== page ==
Information gathered by a high-level delegation that is headed to China next week will be used in preparing a report to Congress on whether China is manipulating its currency to gain unfair trade advantages, the Bush administration said Friday.

Treasury Under Secretary Tim Adams (search) spoke to reporters in advance of a trip to China by Treasury Secretary John Snow and Federal Reserve Chairman Alan Greenspan, who are leading a delegation to a meeting of a joint U.S.-China panel created to deal with economic tensions between the two countries.

"What we hear and what we learn will help the shaping of this report," Adams said.

Many members of Congress are pushing the administration to brand China a currency manipulator, a designation that would trigger talks between the two countries and ultimately could lead to the United States imposing economic sanctions on China if it decided to take the issue to the World Trade Organization and won an unfair trade case.

China announced in July that it was breaking its decade-old tight link between the Chinese yuan and the U.S. dollar, a link that American manufacturers have said resulted in undervaluing the dollar by as much 40 percent, giving China a huge competitive advantage.

China also allowed the yuan to rise in value against the dollar by 2.1 percent, but American manufacturers and members of Congress contend that it far too small a move to do anything to correct America's huge and growing trade deficit with China.

Snow told a congressional committee on Thursday that the Oct. 16-17 meetings of the Joint Economic Commission would be an opportunity to press China to move more quickly to make its currency more flexible, which would allow it to rise in value against the dollar.

In an effort to show U.S. unhappiness with the current pace of events, Sens. Evan Bayh (search), D-Ind., Charles Schumer, D-N.Y., and Debbie Stabenow, D-Mich., on Friday introduced a Senate resolution calling on the administration to request that the International Monetary Fund file a formal complaint charging China with manipulating its currency to gain trade advantages.

Bayh said the resolution was prompted by recent statements from IMF Managing Director Rodrigo Rato that there was no evidence China was manipulating its currency.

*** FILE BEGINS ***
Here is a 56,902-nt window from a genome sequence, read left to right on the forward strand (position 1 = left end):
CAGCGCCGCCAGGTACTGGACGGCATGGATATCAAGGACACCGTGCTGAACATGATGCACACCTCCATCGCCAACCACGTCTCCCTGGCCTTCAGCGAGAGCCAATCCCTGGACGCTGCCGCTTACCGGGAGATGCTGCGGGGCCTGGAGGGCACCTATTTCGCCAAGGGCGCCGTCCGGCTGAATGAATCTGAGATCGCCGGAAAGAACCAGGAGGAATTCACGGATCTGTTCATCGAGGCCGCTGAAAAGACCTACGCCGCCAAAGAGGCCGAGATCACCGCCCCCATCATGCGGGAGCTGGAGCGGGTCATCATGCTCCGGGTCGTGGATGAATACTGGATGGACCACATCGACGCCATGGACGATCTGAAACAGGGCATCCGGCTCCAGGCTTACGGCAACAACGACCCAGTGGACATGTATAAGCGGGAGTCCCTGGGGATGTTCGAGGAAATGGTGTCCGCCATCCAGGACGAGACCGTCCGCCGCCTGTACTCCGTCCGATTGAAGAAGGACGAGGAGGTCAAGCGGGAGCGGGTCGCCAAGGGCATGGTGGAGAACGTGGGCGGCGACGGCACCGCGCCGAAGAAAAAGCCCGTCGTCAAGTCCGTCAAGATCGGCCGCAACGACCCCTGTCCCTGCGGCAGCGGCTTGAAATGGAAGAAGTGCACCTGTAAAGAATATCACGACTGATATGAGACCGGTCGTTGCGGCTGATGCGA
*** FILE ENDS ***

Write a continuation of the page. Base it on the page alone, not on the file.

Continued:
"The IMF, by its own rules should be investigating this problem, and my resolution will help make that happen," Bayh said.

Adams said the currency issue was one of three areas where the administration wants to see greater efforts by the Chinese to address the huge trade gap with the United States. Adams said the Chinese should do more to stimulate domestic demand and rely less on exports to provide economic growth.

He said the country's financial system should open up more so that foreign banks can operate more freely in the country, a move he said would make the economy more open and allow it to function better.

The administration has said that it will submit the currency report in early November, missing a congressionally mandated Oct. 15 deadline, in part because it wants to include information learned during the upcoming meetings and stops that Snow will make while in China next week at the Shanghai stock exchange and in Chengdu, one of China's leading industrial areas.

In addition to the JEC meetings, Snow and Greenspan will participate from Oct. 14 to midday on Oct. 16 in meetings of finance ministers and central bank presidents from the Group of 20 nations, which includes the world's seven wealthiest countries and major emerging economies such as China, Brazil and India.

Adams said the G-20 talks would focus on what can be done about soaring global energy prices and also proposals to reform the IMF and the other international lending agencies.